Super Bowl 2015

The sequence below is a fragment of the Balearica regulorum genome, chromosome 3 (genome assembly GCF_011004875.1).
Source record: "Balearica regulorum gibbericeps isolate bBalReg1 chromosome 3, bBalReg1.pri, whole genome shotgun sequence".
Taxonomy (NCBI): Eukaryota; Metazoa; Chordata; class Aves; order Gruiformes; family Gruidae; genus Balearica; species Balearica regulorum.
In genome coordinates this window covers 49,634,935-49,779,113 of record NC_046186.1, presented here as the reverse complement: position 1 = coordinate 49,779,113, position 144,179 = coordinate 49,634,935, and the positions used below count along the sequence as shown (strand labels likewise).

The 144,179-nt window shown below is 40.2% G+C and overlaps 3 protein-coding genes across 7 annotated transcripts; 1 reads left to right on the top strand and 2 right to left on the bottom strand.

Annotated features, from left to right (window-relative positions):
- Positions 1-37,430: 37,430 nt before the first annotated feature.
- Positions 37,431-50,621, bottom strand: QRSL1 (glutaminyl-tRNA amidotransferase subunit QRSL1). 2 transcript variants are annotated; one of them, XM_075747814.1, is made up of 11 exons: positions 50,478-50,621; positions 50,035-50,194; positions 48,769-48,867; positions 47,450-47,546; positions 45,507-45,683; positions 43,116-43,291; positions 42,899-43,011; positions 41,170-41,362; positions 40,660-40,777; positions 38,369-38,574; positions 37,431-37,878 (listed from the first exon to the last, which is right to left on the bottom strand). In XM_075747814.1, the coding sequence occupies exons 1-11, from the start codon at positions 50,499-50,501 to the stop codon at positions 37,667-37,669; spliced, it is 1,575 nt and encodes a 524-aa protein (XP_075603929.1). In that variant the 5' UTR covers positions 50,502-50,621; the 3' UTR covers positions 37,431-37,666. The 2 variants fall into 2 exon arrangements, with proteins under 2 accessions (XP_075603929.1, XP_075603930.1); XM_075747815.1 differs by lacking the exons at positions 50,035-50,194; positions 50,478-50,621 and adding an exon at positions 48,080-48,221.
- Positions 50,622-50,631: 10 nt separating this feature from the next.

Lauren Salzman [caption id="attachment_4813" align="alignnone" width="300"]Courtesy of marketing Courtesy of marketing[/caption] Every year, tens of millions of people gather around their televisions to watch the biggest football game of the year. And…if you’re not that into the game, there are always the commercials.  Companies spend an insane amount of money every year making Super Bowl ads and buying the air time to show them—on average, 30 seconds of air time costs 4.5 million dollars. So as you can imagine, lots of time, thought, and preparation go into planning these costly advertisements. Super Bowl 2015 was the most watched program ever, with nearly 115 million people tuning in—so, perhaps, advertisers got what they paid for. This year, amidst the good, the bad, and the ugly ads, there were a few that were controversial. Let’s start with a commercial that was a bit controversial amongst the genders: in case anyone missed it, one contentious commercial was the “Like a girl” commercial. It touched on the self-esteem issues that girls can have during and after puberty, and how “throwing, fighting, running, etc. like a girl,” have seemingly negative connotations. But, when pre-pubescent girls were asked to show what it means to run and fight like a girl, they were quick to throw some tough punches; older teens and woman, on the other hand, were cat-fighting in fear of getting their nails chipped. Although this commercial had already aired in July of 2014, this is the first time that over 115 million people got to see the ad. Many kids and adults were touched by the message and moving commercial, but others…not so much. Many men tweeted that it was sexist. The responses to that were as one could imagine—“The Super Bowl is a bunch of men…that’s not sexist?!” Many people were rightfully upset that a 60-second commercial devoted to building up young girls’ self-esteem caused such a loud and hateful uproar. “It doesn’t seem too much to ask that one minute out of a four-hour event—an event that primarily focuses on men—be solely devoted to addressing women,” said the Huffington Post in response to the ad. But I do not think that it was solely about gender equality. It was simply about awareness and providing a fresh perspective about how puberty can change a girl’s outlook on herself and the world. Another highly debateable commercial was Nationwide’s ad that started off very heart-warming. It featured an adorable boy talking about how he will never be able to ride a bike,  get cooties, or learn to fly. I feel confident in saying that everyone was shocked when the second half of the commercial shows the boy saying that he couldn’t grow up because he died at a young age. It was, if I do say so myself, a little bit of a buzzkill, and popular opinion it that it definitely crossed the line. But, it got EVERYONE talking. And if exposure was the goal, then no publicity is bad publicity. Nationwide came out with a statement that said the commercial was trying to promote conversation about preventable accidents, not sell insurance. They definitely accomplished that. On a happier note, there were some very well-received commercials as well. The precious labrador puppy was once again featured in the Budweiser commercial along with his group of bodyguard horses. The Budweiser commercials are always a fan favorite. Budweiser has done an amazing job with their campaign. Now, whenever someone wants a beer, they very well might think about a cute pup. Touchdown, Budweiser! Another touching Super Bowl ad was Coca-Cola’s. Known for always having had great and meaningful commercials, Coca-Cola produced a touching anti-bullying commercial. It was simple, clean, and all that it needed to be. This was a solid ad that had an indisputably good message. One of the main overall themes that arose from the ads was “Dadvertising.” There were many ads depicting dads with their kids. I think this is a highly important message to send, that isn’t touched on as often as it should be. All over America, mothers are often viewed as the ones close with their kids more than the fathers. But, on a day where people gather around a tv to watch men in helmets tackle one another, it was nice to see ads that highlighted the bond that can form between a child and his/her father. There were touching commercials of kids looking up to their parents, which was also a refreshing thing to see. Unlike the old days of sexual degrading ads, the commercials this year tugged on the heart strings of viewers. Good job America—it worked. And Dadvertising? We’ll take it. In the end, Super Bowl 2015 was mostly a success. I mean how can something go wrong when there are puppies, cute kids, Doritos, Coke, and lots and lots of love.  ]]>